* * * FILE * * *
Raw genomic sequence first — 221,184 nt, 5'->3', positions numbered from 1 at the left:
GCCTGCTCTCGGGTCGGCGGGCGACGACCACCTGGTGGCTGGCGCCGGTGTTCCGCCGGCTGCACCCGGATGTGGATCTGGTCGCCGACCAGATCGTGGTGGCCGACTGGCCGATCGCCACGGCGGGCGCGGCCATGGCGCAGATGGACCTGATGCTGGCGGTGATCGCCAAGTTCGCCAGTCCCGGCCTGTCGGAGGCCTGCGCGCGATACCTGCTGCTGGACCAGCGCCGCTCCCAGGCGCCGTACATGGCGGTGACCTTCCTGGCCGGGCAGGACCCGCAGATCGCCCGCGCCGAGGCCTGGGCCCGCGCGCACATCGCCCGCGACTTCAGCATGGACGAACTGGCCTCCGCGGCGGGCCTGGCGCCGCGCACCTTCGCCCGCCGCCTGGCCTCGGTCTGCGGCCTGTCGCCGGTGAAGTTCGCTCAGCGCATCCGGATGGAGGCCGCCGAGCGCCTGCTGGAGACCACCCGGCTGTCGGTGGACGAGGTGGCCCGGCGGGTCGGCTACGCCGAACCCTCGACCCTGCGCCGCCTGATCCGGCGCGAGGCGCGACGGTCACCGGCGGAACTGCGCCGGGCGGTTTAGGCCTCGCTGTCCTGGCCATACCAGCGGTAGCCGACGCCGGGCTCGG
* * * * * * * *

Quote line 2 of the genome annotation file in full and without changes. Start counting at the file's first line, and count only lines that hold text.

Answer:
GCCTGCTCTCGGGTCGGCGGGCGACGACCACCTGGTGGCTGGCGCCGGTGTTCCGCCGGCTGCACCCGGATGTGGATCTGGTCGCCGACCAGATCGTGGTGGCCGACTGGCCGATCGCCACGGCGGGCGCGGCCATGGCGCAGATGGACCTGATGCTGGCGGTGATCGCCAAGTTCGCCAGTCCCGGCCTGTCGGAGGCCTGCGCGCGATACCTGCTGCTGGACCAGCGCCGCTCCCAGGCGCCGTACATGGCGGTGACCTTCCTGGCCGGGCAGGACCCGCAGATCGCCCGCGCCGAGGCCTGGGCCCGCGCGCACATCGCCCGCGACTTCAGCATGGACGAACTGGCCTCCGCGGCGGGCCTGGCGCCGCGCACCTTCGCCCGCCGCCTGGCCTCGGTCTGCGGCCTGTCGCCGGTGAAGTTCGCTCAGCGCATCCGGATGGAGGCCGCCGAGCGCCTGCTGGAGACCACCCGGCTGTCGGTGGACGAGGTGGCCCGGCGGGTCGGCTACGCCGAACCCTCGACCCTGCGCCGCCTGATCCGGCGCGAGGCGCGACGGTCACCGGCGGAACTGCGCCGGGCGGTTTAGGCCTCGCTGTCCTGGCCATACCAGCGGTAGCCGACGCCGGGCTCGG